When I moved to India in July 2012, I expected to come away having left a demonstrable, long-term impact at the affordable private school I would work with.
As soon as I settled down in my job, I realized that the work would be a lot more challenging, complicated, and slower than I could have ever imagined. Yet, I didn’t want to settle for what I thought were more unsustainable, easier, or smaller-scale projects. I have ideals about social enterprise work that is sustainable, well planned, and intentional, and that addresses the root causes of problems as opposed to just surface issues. Even though I was primarily responsible for work at just one school, I still wanted to think big.
In addition to these social enterprise ideals, I strongly believe that we shouldn’t fear failure in our work, and that we should talk openly about failure and learn from it. So I decided to approach my time in India as a safe time to fail. I committed myself to exploring my bigger ideas and ideals. But my acceptance of failure and pursuit of the bigger ideas meant I ignored smaller-scale projects at my school that could have also had an impact, even if an “unsustainable” one. That ultimately made me feel bad that I wasn’t supporting the school more. And was it really fair to use an approach of failure when dealing with the education of children, and when you have limited time to complete the work?
Even with an attitude of accepting the chance of failure, it’s difficult to commit yourself to spending time, away from your home country and comforts, to a cause you care deeply about, and to feel like you’ve failed. That you’ve failed the cause, and that you’ve failed yourself and your own potential to impact change.
I also spent a lot of time thinking about the inherently unsustainable nature of our work as fellows. Are we ultimately causing more harm than good by our short-term presence and lack of local knowledge? Some argue that our mere presence as Americans and outsiders helps the school with parent satisfaction and marketing, and for cultural exchange purposes. But that’s not why I chose to do this work, and I hate the idea of the “American coming to save the day.” That perception, which has been perpetrated over many years by various international development efforts, actually harmed a lot of my efforts at the school, such as when they expected me to pay for programs I suggested or asked me to take them shopping or buy them computers.
Ultimately, I accomplished very little this year in terms of programs for my school. I implemented a few smaller projects at the school; spent a lot of time researching some of my bigger ideas and partnerships but failed to implement any of them; and failed to fully implement one project that I spent six months working on, due to timeline and partnership problems mostly outside of my control. Beyond the failure to help the school, it’s incredibly frustrating to have done so little as someone who prides herself on being a “doer.”
There were a number of reasons why I believe I was unsuccessful at implementing programs at the school. It took me a long time to learn about the realities on the ground and figure out what root issues I wanted to address and how. There are complex, systemic issues facing low-income education in India, and I wanted to try to understand the issues as much as possible before I did anything, in order to minimize potential harm from approaching a problem in a less ideal way. I decided that some of my ideas seemed just too complicated to implement sustainably and well with limited time and financial resources. And I found the slower pace and unstructured nature of the work difficult to get accustomed to after several years of a fast-paced, slightly more structured work environment.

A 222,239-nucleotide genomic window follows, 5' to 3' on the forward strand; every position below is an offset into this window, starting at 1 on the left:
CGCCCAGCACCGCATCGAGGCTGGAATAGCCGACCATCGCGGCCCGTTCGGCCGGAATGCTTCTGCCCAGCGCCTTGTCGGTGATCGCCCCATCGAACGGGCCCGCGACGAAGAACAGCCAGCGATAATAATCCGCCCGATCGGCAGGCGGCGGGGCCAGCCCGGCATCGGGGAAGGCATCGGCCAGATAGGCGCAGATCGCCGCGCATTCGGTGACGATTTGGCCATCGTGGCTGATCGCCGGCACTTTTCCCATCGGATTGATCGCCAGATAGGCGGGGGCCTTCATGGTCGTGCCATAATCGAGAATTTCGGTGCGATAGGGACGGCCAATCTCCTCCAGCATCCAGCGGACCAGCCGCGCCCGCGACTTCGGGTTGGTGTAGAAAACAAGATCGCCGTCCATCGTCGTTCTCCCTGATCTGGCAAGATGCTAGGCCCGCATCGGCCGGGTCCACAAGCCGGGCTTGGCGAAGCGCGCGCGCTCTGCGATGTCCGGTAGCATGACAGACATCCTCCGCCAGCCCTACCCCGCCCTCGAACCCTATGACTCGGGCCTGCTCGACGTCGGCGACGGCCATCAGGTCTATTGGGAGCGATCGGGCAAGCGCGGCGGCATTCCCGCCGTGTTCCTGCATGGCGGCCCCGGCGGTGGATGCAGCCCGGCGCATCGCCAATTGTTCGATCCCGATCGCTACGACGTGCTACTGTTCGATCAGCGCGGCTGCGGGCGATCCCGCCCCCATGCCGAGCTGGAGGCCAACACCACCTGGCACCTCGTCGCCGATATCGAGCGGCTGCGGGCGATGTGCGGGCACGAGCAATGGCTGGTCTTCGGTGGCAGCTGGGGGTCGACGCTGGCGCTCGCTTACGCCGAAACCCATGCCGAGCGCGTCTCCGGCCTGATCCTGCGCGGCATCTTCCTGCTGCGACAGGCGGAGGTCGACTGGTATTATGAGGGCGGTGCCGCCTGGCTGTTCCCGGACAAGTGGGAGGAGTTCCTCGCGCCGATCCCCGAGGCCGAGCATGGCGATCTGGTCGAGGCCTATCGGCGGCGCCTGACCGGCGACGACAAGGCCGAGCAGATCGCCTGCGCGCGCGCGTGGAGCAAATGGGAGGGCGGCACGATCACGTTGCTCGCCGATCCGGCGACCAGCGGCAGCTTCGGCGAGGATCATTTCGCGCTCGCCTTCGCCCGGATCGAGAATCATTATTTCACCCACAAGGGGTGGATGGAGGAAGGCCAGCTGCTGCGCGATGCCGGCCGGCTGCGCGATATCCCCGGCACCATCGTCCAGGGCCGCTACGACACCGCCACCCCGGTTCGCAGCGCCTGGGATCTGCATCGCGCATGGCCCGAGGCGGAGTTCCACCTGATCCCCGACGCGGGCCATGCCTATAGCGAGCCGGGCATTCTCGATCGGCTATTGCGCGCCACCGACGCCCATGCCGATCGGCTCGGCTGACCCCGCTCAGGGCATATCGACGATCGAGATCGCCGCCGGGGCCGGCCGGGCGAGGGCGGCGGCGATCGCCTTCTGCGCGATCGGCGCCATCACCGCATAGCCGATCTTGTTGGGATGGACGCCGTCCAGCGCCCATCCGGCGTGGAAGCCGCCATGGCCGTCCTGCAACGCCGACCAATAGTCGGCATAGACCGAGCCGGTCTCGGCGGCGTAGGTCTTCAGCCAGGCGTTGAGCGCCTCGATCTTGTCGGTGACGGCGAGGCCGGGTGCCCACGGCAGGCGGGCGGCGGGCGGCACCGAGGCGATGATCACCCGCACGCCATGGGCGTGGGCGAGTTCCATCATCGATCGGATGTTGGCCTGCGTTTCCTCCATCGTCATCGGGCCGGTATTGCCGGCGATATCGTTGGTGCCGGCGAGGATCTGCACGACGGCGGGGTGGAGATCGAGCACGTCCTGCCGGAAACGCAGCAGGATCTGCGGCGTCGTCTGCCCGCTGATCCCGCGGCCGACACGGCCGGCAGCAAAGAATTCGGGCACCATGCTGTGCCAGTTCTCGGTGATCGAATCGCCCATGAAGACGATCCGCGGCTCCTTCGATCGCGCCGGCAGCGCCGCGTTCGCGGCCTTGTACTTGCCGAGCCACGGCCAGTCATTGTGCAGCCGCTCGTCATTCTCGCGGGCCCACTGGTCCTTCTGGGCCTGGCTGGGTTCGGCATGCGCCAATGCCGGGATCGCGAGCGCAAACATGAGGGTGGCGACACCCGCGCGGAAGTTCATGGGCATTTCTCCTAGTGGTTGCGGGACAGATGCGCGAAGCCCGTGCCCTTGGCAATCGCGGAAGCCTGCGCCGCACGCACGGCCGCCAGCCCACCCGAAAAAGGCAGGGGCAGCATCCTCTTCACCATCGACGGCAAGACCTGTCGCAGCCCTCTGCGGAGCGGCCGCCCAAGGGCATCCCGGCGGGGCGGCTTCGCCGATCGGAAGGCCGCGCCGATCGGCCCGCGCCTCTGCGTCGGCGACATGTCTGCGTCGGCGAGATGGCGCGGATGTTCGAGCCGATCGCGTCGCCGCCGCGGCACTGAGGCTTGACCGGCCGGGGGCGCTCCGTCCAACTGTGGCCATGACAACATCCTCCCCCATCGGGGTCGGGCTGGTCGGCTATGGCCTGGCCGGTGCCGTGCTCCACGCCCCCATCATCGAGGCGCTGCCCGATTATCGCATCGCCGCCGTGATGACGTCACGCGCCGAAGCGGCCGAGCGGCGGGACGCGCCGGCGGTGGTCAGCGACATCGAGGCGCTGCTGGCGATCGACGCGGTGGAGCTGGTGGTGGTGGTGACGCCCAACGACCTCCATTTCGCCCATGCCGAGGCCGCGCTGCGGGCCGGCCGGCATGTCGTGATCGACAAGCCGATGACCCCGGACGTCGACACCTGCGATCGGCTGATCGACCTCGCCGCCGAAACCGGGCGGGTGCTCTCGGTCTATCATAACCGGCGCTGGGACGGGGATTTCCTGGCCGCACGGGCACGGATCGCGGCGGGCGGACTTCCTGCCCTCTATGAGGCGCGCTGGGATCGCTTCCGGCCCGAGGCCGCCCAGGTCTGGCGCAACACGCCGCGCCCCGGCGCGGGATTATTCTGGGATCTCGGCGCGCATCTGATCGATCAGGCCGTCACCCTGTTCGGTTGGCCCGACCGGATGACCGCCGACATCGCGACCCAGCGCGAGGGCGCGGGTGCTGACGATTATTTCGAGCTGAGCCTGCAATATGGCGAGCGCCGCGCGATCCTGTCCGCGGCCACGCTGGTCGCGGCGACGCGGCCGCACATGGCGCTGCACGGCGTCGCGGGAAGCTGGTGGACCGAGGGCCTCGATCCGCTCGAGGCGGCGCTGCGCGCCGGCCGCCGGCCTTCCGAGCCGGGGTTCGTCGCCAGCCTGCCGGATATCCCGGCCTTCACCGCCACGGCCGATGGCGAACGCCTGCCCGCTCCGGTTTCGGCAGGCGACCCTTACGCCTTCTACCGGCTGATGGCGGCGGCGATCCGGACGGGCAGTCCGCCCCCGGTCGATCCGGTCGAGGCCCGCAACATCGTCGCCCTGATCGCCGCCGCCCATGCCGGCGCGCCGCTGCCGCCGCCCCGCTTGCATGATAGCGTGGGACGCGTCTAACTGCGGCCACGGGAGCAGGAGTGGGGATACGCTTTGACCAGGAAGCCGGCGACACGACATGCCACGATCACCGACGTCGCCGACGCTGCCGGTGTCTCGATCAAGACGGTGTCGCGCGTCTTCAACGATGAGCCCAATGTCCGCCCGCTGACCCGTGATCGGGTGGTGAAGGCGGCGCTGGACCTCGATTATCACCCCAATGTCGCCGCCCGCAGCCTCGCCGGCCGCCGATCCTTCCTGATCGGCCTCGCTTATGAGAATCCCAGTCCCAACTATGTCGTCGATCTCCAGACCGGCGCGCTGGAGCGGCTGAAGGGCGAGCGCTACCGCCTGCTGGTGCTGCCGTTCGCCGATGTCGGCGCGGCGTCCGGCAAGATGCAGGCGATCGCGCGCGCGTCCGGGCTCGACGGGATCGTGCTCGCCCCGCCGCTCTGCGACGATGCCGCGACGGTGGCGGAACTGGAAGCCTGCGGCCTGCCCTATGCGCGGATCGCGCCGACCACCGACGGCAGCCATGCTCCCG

Outside of my work directly with the school, I feel I was more successful. I joined a team to research ed-tech for APS in India. We published a comprehensive report, and I’m very proud of it. I also launched a series for SocialStory exploring failure in social enterprise, wrote more regularly for this and other blogs, and fostered great relationships at my school and in the education and social enterprise community in India.
Even though I feel like I failed in terms helping the school, I still accomplished so much in terms of learning. I learned about the realities of low-income communities and low-income education in this part of India. I learned how to manage new cultural interactions. I learned more about what type of work and team environment I prefer. I learned a ton about education technology in the low-income school context. I learned I was more of an entrepreneurial thinker than I ever thought. I learned to think more critically about all the issues facing this type of work. And that only scratches the surface of what I learned this year.
I’m still wondering though, if I had to do it over again, would I do it differently? Would I remain committed to my ideal of addressing bigger, root cause problems at the expense of other programs, and would I keep the attitude of accepting failure? It’s difficult to say. I still believe ideals about social enterprise are important, as is a respect for failure, but such an approach probably requires much more time than nine months allows. It also may take many more years of work in social enterprise before I am able to find that right mix of ideals and action.
Looking back, while it feels like aspects of my work failed, the overall experience was far from a failure. My time in India has been valuable beyond measure. I’m extremely grateful for the experience, the relationships, and all the things I learned. I’m looking forward to building upon everything I learned in my next position and into the future.